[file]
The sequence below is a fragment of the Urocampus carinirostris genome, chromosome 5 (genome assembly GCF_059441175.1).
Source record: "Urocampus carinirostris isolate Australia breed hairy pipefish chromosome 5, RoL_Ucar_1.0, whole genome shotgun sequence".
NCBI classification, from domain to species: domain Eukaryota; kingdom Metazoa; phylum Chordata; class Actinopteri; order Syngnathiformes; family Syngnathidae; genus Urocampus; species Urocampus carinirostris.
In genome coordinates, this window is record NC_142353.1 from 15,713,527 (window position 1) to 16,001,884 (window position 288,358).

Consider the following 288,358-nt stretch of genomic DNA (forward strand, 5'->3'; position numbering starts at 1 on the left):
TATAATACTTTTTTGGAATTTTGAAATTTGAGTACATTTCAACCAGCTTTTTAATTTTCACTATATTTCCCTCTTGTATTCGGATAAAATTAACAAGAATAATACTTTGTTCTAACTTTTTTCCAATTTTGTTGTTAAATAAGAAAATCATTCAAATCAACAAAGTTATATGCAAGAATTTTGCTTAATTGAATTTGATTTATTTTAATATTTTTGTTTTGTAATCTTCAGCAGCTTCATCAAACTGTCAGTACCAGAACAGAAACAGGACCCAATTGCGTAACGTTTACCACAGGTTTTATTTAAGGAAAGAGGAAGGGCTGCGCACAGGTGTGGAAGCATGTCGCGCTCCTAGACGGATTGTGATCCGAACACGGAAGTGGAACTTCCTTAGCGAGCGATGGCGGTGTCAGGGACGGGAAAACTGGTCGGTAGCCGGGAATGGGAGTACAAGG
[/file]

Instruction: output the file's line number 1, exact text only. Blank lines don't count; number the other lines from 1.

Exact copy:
The sequence below is a fragment of the Urocampus carinirostris genome, chromosome 5 (genome assembly GCF_059441175.1).